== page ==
Another World, In Fells Point

DINING OUT

August 30, 1992|By ELIZABETH LARGE

L'Auberge, 505 S. Broadway, (410) 732-1151. Open Tuesdays to Saturdays for dinner only. AE, MC, V. No-smoking area: yes. Wheelchair accessible: no.

Last March, L'Auberge, a small, classic French restaurant in Fells Point, filed for Chapter 11 bankruptcy protection. That kept the Small Business Administration from auctioning it off, but it hurt L'Auberge because people weren't sure whether it was open or closed -- and if open, how it might have changed.

The recession has hurt L'Auberge, too, as it's hurt most restaurants that don't specialize in cheap food. And the location doesn't help either. The restaurant isn't in the trendy part of Fells Point, and it's not close enough to the harbor. L'Auberge is dependent on word-of-mouth and advertising to bring in customers; it's not going to get much walk-in trade where it is -- or even people driving by and saying, "Hey, that looks nice. Let's eat there next time."

A phone call established that L'Auberge was still open, although closed Sundays and Mondays and not serving lunch at all -- at least through the summer. Once we got there, I realized I'd forgotten what a handsome little restaurant this is. To enter it from South Broadway is to step into another world.

Inside L'Auberge looks solid and well-established -- as if it's been here much longer than its six years. The long, narrow downstairs dining room is paneled in dark wood with deep green wallpaper above the chair rails. Antique cupboards and cases hold wine bottles and intriguing desserts. The table linen is fresh and white, the crystal sparkles, the chairs are comfortable. You can't help but like this room, even if the tables are so close together you keep hearing the waiters recite their litany of specials. (Every food critic who's reviewed L'Auberge since it opened has complained about this endless recitation, so I won't put in my two cents.)

When we got there at 7 on a weekday evening, there was only one other couple having dinner. Ah, but they were speaking rapid, fluent French, which got us in the mood. By the time we left, the dining room had filled up nicely, so don't count L'Auberge out yet.

The menu was much more limited than I remember it. No lamb, no duck, no chicken and no pastas. And of the items that were on the menu, that evening there were no clams or mussels as appetizers and no salmon. The waiter told us this was the summer menu, although there was nothing particularly seasonal about it. Even the recited list of specials seemed shorter than usual. (I'm not complaining.)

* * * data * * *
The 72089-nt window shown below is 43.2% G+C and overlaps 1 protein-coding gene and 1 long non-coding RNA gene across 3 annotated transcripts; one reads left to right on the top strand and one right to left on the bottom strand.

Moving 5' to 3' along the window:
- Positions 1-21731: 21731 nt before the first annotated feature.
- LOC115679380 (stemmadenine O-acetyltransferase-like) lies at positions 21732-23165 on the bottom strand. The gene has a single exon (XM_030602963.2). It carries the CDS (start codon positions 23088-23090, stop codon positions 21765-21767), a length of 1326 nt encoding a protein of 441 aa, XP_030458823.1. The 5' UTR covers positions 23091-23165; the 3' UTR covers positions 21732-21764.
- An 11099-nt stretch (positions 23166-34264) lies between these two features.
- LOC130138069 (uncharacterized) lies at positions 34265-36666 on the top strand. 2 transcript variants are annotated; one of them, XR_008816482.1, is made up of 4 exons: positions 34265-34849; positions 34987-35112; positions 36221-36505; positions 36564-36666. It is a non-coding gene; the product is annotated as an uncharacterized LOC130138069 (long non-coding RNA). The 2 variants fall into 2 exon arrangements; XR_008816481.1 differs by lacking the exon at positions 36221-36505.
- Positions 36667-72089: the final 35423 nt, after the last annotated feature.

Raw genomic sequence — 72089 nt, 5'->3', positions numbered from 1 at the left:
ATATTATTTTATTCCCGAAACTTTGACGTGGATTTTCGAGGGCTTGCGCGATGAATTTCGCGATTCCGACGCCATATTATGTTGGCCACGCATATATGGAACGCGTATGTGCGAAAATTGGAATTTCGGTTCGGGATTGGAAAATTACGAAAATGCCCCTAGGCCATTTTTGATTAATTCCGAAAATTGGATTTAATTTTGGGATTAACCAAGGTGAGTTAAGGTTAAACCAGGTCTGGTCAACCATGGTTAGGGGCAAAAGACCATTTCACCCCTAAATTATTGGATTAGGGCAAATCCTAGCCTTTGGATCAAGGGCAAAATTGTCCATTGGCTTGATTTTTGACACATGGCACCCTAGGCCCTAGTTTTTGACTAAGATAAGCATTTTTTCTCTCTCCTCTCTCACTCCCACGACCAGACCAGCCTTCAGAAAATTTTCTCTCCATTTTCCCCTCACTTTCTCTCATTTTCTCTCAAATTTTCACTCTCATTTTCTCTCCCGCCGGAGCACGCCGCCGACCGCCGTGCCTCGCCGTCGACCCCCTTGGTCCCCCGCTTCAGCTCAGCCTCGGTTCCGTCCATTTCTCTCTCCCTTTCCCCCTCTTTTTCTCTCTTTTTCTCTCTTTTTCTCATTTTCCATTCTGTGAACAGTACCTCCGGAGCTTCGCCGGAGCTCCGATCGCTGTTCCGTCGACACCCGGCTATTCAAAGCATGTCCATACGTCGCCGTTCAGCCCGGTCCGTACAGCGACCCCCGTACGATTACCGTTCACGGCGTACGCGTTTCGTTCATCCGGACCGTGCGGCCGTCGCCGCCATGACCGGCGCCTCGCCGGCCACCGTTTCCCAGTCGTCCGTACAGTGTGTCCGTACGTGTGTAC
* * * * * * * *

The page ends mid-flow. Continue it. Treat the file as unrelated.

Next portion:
The meal that followed was good, if a bit slipshod in spots. Take the vichyssoise ($4). It was smooth as silk, with a flavor that was out of this world. But by the time it got to us it was room temperature, not chilled. Or take the plate of fresh vegetables -- broccoli, tomatoes and carrots -- meant for us to share. There was literally one tablespoon of the perfectly cooked carrots for the three of us.

A first course of salmon with shrimp mousse wrapped in puff pastry with a lobster and saffron sauce ($6) -- doesn't that sound glorious? And it almost was, except that the puff pastry was soggy, not flaky and crisp. But no fault could be found with a salad of mixed greens and radicchio tossed with tiny cubes of locally smoked pheasant and goat's cheese in a splendid vinaigrette.

Of our main courses, the best was a chateaubriand for one ($20), 10 ounces of prime fillet decorated with a spoonful of smooth hollandaise on one side and an equally seductive Choron sauce (bearnaise tinged with tomato) on the other. Veal scallops ($15.50) were tender and white in a lovely wine sauce, but the meat was somewhat overshadowed by the quantity of sauce and sauteed mushrooms.

The only dish I would turn thumbs down on wasn't something I'd order in the first place. But it sounded good to my friend, and I was willing to approach it with an open mind. Nothing was wrong with the impeccably fresh tuna ($16.50) or how it was grilled, but the light orange sauce with pecans would have been wonderful on duck -- not fish. It was simply too sweet for seafood.

Whatever you order for a main course, save room for one of L'Auberge's superb desserts. The restaurant makes its own gelato, and with it creates, say, layers of the homemade ice cream and meringue with whipped cream and raspberry sauce, or a delicious poached pear stuffed with vanilla gelato. And someone should order L'Auberge's signature creme brulee. The incredibly rich, creamy custard with its crisp browned-sugar top, served warm, is a little bit of paradise right here in Fells Point.

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